There is a $15 application fee, but accommodations and meals at the retreat are free. Prospective residents will need to submit a cover letter, resume, and work sample of 25 pages or less by mid-April for the following year. As this colony is new, it isn’t well known, so there might not be much competition and newer writers may have a better chance of being accepted.

The Martha’s Vineyard Writer’s Residency, Massachusetts

www.writersresidency.com

The Martha’s Vineyard Writer’s Residency is another newcomer. It was established in 2007 and welcomes up to eight writers at a time to stay for two weeks to one month during October. The residency cost is $150 per week, which includes accommodation in a historic inn, but not meals or transportation.

For consideration, applicants need to submit a biography with publication history, a work sample of up to 20 pages, and a statement of purpose outlying the project that will be undertaken at the retreat. Applications are due via email by March 1 for the October residency.

Andrew’s Forest Writers Residency, Oregon

www.andrewsforest.oregonstate.edu

The Long-Term Ecological Reflections Program at the Andrews Forest in Oregon is a residency offered to writers “whose work reflects a keen awareness of the natural world”. Depending on the project that will be undertaken while at the residency, this could include travel writers.

Residents stay for one week during March, April, May, September, October, or November, and receive a stipend of $250. Applications include a work sample of up to 15 pages and a one-page statement describing the writer’s proposed project and how it fits into the mission of the Forest. While at the retreat, writers will have the chance to work with research scientists and their writing will appear in The Forest Log anthology.

Hedgebrook – Washington

www.hedgebrook.org

Up to seven women writers at a time stay at Hedgebrook, a colony on the coast of Washington state, for 2-6 weeks from February to November. Several hundred apply each year but only about 40 are chosen, so the competition is tough.

The retreat accepts both published and unpublished writed, so even those who haven’t made a name for themselves have a fair shot. The application costs $25 but the program is free. Application requirements include a writing sample of up to five pages and two personal essays. The essays detail the work of the writer, why she wishes to attend the retreat at Hedgebrook, and how her work will benefit from her time there. Applications are accepted through September for the following year.

This is only a small sampling of the residency programs out there. Here are some things to consider when choosing your residency.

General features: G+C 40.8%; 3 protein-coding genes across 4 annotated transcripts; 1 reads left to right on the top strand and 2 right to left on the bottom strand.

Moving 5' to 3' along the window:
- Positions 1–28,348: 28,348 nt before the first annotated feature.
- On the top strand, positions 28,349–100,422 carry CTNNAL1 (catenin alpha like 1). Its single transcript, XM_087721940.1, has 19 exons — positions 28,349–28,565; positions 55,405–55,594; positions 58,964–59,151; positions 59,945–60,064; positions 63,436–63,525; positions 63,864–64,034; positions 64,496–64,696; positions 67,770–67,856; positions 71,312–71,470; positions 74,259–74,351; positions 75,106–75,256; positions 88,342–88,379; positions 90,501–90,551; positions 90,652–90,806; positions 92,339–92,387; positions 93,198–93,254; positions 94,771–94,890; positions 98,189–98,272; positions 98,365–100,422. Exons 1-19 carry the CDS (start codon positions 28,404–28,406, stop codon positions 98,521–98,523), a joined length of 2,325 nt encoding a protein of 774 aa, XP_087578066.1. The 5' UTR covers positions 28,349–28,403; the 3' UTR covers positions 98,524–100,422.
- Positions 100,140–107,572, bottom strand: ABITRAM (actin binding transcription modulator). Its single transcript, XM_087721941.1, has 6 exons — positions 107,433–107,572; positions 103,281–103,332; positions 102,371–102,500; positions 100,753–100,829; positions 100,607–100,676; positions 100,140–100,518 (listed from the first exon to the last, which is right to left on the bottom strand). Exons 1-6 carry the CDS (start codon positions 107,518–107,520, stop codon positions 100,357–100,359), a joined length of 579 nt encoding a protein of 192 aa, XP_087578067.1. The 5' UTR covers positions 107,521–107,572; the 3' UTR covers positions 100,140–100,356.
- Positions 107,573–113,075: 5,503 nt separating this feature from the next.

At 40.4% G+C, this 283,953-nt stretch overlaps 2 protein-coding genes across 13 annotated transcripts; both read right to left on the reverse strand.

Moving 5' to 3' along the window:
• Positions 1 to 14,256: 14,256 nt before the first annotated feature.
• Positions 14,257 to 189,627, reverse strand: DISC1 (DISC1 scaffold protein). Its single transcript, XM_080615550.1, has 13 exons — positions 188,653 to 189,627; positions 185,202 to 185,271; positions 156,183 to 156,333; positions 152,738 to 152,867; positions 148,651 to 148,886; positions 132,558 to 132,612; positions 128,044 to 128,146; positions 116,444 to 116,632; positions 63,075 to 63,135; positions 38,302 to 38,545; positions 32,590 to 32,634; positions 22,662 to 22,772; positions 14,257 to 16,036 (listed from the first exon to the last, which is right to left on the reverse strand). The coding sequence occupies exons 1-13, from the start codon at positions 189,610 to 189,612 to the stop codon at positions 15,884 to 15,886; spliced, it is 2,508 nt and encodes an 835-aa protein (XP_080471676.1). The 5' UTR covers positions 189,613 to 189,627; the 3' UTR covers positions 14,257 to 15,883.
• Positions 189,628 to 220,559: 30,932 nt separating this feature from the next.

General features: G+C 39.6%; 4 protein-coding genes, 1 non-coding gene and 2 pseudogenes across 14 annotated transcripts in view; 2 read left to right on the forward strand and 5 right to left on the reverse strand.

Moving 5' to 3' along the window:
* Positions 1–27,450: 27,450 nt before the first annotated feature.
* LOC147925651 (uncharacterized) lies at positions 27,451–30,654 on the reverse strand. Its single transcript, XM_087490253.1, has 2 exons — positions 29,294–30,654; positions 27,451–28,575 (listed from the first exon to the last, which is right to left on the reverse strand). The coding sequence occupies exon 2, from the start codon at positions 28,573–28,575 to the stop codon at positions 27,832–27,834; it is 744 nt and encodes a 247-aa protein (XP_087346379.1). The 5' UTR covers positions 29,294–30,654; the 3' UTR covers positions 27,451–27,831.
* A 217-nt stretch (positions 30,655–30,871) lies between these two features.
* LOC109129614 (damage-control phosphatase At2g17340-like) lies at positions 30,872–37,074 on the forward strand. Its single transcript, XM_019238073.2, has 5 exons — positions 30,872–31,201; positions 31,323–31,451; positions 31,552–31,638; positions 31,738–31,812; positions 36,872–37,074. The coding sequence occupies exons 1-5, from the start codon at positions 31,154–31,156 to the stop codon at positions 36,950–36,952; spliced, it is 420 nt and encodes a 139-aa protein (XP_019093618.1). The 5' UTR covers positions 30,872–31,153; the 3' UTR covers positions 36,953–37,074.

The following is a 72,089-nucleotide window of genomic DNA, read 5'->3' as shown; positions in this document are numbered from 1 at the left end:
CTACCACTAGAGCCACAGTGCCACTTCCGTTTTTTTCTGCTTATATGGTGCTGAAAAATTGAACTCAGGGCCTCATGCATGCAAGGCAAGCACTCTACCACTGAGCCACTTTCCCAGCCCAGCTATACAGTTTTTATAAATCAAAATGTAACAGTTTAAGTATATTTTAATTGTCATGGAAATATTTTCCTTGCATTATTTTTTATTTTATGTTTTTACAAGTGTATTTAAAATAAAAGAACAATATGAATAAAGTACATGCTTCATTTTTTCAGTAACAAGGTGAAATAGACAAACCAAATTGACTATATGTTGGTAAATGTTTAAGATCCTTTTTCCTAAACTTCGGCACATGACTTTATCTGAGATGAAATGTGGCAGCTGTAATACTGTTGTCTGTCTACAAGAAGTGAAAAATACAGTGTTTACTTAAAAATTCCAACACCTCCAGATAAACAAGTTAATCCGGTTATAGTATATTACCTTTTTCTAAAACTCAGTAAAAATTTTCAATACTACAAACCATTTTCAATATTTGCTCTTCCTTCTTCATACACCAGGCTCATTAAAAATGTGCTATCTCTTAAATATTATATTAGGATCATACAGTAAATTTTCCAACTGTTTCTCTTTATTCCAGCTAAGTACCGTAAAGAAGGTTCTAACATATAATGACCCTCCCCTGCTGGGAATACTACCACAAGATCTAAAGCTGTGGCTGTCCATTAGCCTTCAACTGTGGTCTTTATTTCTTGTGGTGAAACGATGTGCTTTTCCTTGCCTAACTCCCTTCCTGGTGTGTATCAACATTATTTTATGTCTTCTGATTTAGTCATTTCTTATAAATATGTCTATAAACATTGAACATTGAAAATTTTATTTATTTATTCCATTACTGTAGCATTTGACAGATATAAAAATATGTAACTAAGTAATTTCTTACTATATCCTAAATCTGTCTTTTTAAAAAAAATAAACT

Overall Considerations for Writer’s Retreats

Don’t worry about geography.

With the exception of the cost of getting to the colony, the location matters little. You can just as easily find a secluded space in the middle of a big city as you can in a more rural area. The setting is more important.

If you need fresh air and nature, pick a retreat set on a farm or forest where you can go for walks on the property when you need a break. If you require more stimulation, a colony in a city or small town might better.

Determine Your Preferred Work Style

Some retreats offer complete solitude. Others have a more communal atmosphere after work hours. Some offer a dedicated studio space and others expect writers to work in their rooms. Think about which situation will allow you to focus most easily and choose the retreat that fits your style best.

Calculate All the Costs

The total cost of the colony is more than the price of staying there. If food and transportation aren’t included, figure that in as well. If you work full time, keep in mind the cost of the salary you’ll be sacrificing.

This many affect how long you can afford to stay at the colony. A few retreats offer short stays. If the price is more than you can afford, look into retreats that offer fellowships to defray the cost.

Apply to Several Retreats

Applying to more than one retreat may increase your chances of being accepted. If a more popular retreat rejects you, a less well-known one might gladly welcome you. Being flexible on dates and applying to year-round retreats may also help you get accepted. If you are rejected one year, you can always apply again the following year.

Community Connection

Do you have experience as a writer in residence? Have you always wanted to take a writers retreat? If you were to dedicate 6 months to writing what would it be?